Leeds School of Medicine criticised over lack of diversity on equality and inclusivity panel
Hundreds of medical students signed an open letter claiming the University of Leeds' School of Medicine has failed to respond to issues facing the BAME community.
A total of 580 current and former students signed the wide-ranging letter, which was addressed to the faculty of medicine and health.
The letter raised a number of concerns about racism in the UK and the disproportionate impact the Covid-19 pandemic is having on BAME members of the community.
The letter dated June 8 stated: "We were also extremely disheartened to see a recent tweet (on March 9) by the Dean of the Medical School showcasing an ‘inclusivity panel’.
"This image served as a prime example and reminder of a lack of progress with regards to inclusivity and diversity.
"Not one panel member appeared to be from a BAME background, reflective of the society we live in.
"It is not providing a platform to the voices of the BAME community, many of whom already feel silenced and marginalised.
"How is a panel, who in all likelihood have never experienced a barrier to inclusivity based on their ethnicity, supposed to educate and help reform a system to become more inclusive?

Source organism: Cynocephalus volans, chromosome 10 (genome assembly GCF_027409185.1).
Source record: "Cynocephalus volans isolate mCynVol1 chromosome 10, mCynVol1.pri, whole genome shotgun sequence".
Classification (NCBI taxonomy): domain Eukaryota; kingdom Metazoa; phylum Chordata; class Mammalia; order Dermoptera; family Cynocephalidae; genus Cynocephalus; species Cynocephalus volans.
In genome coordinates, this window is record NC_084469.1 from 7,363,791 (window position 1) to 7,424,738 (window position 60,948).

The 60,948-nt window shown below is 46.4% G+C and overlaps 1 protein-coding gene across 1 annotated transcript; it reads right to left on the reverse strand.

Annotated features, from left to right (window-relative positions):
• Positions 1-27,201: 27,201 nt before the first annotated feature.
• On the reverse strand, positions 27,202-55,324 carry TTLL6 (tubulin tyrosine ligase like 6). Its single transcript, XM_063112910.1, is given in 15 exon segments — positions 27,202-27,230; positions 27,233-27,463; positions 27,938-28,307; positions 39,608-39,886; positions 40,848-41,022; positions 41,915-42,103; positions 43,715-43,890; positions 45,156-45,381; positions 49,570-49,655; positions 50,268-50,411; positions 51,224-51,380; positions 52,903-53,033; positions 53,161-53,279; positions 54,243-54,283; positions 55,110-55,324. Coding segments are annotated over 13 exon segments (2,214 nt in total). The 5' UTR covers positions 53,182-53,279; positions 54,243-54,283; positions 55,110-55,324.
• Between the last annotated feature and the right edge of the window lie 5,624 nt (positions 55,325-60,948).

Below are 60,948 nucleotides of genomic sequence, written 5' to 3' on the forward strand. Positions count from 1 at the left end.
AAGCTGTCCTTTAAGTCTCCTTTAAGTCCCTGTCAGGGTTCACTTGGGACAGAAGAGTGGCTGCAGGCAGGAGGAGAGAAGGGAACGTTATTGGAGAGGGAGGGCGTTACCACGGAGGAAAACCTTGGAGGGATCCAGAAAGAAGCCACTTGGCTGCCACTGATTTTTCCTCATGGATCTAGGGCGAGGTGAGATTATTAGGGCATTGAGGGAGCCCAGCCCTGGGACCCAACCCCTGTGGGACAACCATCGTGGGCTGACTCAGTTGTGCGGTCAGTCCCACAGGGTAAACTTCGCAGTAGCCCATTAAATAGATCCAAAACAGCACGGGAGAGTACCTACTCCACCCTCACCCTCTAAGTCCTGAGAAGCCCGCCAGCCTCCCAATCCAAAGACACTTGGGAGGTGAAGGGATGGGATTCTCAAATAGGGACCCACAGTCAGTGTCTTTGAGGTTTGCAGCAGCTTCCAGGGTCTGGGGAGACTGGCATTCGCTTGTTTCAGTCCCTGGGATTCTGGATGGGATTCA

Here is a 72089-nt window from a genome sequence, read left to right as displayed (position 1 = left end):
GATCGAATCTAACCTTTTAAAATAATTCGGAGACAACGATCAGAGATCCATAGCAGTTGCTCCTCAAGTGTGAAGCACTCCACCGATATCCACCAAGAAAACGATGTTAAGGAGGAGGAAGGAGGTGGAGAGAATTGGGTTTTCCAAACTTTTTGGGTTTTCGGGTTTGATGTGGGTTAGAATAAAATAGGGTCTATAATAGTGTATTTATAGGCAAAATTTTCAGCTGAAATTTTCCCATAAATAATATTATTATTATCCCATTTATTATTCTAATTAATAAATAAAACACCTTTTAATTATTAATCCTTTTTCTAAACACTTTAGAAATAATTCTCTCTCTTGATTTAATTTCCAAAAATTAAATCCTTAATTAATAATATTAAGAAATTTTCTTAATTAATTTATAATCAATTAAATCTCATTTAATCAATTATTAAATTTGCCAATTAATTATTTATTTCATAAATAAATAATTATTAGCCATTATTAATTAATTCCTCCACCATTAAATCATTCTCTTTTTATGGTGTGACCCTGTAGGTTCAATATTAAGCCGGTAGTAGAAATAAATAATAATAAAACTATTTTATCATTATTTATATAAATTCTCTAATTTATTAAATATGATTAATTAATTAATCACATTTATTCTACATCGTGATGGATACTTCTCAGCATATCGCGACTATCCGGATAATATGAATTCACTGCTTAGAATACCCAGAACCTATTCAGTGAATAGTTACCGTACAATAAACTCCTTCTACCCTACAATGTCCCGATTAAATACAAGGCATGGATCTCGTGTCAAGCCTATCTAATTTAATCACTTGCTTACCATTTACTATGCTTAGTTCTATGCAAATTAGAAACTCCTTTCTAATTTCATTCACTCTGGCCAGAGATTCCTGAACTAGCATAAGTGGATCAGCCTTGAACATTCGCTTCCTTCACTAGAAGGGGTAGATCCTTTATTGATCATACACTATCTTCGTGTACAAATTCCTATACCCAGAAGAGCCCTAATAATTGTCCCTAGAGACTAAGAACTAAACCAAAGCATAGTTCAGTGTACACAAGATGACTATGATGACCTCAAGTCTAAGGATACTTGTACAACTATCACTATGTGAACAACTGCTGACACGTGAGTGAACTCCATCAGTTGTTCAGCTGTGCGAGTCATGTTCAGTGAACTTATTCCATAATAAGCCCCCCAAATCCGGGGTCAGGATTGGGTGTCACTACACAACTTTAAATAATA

"The efforts to reach BAME students were not made by the faculty. They were made by individual medical students. It is not the duty of students to be reaching out to their peers.
"It is the faculty responsibility to be seeking, and learning from it's BAME students.
"Racism to the Medical School may seem like a history belonging to your students, but it is very much a current, relevant and terrifying experience for BAME students and staff today.
"We are therefore requesting that we be heard, and the Medical School reflects and addresses our concerns immediately."
Professor Mark Kearney, Dean of the School of Medicine at the University of Leeds, said : “We met with Mariyah (Bashir) and Hansa (Iqbal) to listen to their concerns and address the points they made. We felt the meeting was constructive and helpful in moving us forward, and together we wrote the reply to their letter and all the co-signatories.
“Since then, we have held helpful meetings with the Leeds Medic’s Afro Caribbean Society and they have shared their experiences and recommendations.
“We are moving quickly to address this priority issue, including creating a Student Council to take forward students’ recommendations.
“Not all the students invited to the meeting in March were able to attend and were therefore not pictured in the tweet.
“I am proud of our students for their courage in speaking out. We are committed to eliminating racism and racial discrimination to ensure a positive and inclusive experience for all students from this point forward.”